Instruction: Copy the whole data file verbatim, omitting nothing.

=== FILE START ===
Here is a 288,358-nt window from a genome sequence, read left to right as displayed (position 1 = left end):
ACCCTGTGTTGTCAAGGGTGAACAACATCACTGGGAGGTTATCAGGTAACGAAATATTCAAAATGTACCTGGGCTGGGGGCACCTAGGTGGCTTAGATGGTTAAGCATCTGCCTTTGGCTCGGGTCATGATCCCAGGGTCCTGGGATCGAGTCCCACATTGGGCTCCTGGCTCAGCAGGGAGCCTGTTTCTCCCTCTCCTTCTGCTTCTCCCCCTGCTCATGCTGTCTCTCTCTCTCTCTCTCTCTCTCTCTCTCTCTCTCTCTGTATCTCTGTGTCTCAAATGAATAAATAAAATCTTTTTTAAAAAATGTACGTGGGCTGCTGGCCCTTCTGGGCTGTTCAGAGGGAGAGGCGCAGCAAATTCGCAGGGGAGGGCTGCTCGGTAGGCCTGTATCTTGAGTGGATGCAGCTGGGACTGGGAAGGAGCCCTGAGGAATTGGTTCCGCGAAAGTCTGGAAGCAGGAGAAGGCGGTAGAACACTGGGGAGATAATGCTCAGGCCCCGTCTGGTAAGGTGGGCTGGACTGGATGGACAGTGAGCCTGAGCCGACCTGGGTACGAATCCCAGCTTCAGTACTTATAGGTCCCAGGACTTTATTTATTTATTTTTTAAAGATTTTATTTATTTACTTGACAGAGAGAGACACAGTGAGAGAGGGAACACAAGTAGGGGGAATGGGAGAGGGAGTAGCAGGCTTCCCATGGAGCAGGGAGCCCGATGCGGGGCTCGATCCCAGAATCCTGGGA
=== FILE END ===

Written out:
Here is a 288,358-nt window from a genome sequence, read left to right as displayed (position 1 = left end):
ACCCTGTGTTGTCAAGGGTGAACAACATCACTGGGAGGTTATCAGGTAACGAAATATTCAAAATGTACCTGGGCTGGGGGCACCTAGGTGGCTTAGATGGTTAAGCATCTGCCTTTGGCTCGGGTCATGATCCCAGGGTCCTGGGATCGAGTCCCACATTGGGCTCCTGGCTCAGCAGGGAGCCTGTTTCTCCCTCTCCTTCTGCTTCTCCCCCTGCTCATGCTGTCTCTCTCTCTCTCTCTCTCTCTCTCTCTCTCTCTCTCTGTATCTCTGTGTCTCAAATGAATAAATAAAATCTTTTTTAAAAAATGTACGTGGGCTGCTGGCCCTTCTGGGCTGTTCAGAGGGAGAGGCGCAGCAAATTCGCAGGGGAGGGCTGCTCGGTAGGCCTGTATCTTGAGTGGATGCAGCTGGGACTGGGAAGGAGCCCTGAGGAATTGGTTCCGCGAAAGTCTGGAAGCAGGAGAAGGCGGTAGAACACTGGGGAGATAATGCTCAGGCCCCGTCTGGTAAGGTGGGCTGGACTGGATGGACAGTGAGCCTGAGCCGACCTGGGTACGAATCCCAGCTTCAGTACTTATAGGTCCCAGGACTTTATTTATTTATTTTTTAAAGATTTTATTTATTTACTTGACAGAGAGAGACACAGTGAGAGAGGGAACACAAGTAGGGGGAATGGGAGAGGGAGTAGCAGGCTTCCCATGGAGCAGGGAGCCCGATGCGGGGCTCGATCCCAGAATCCTGGGA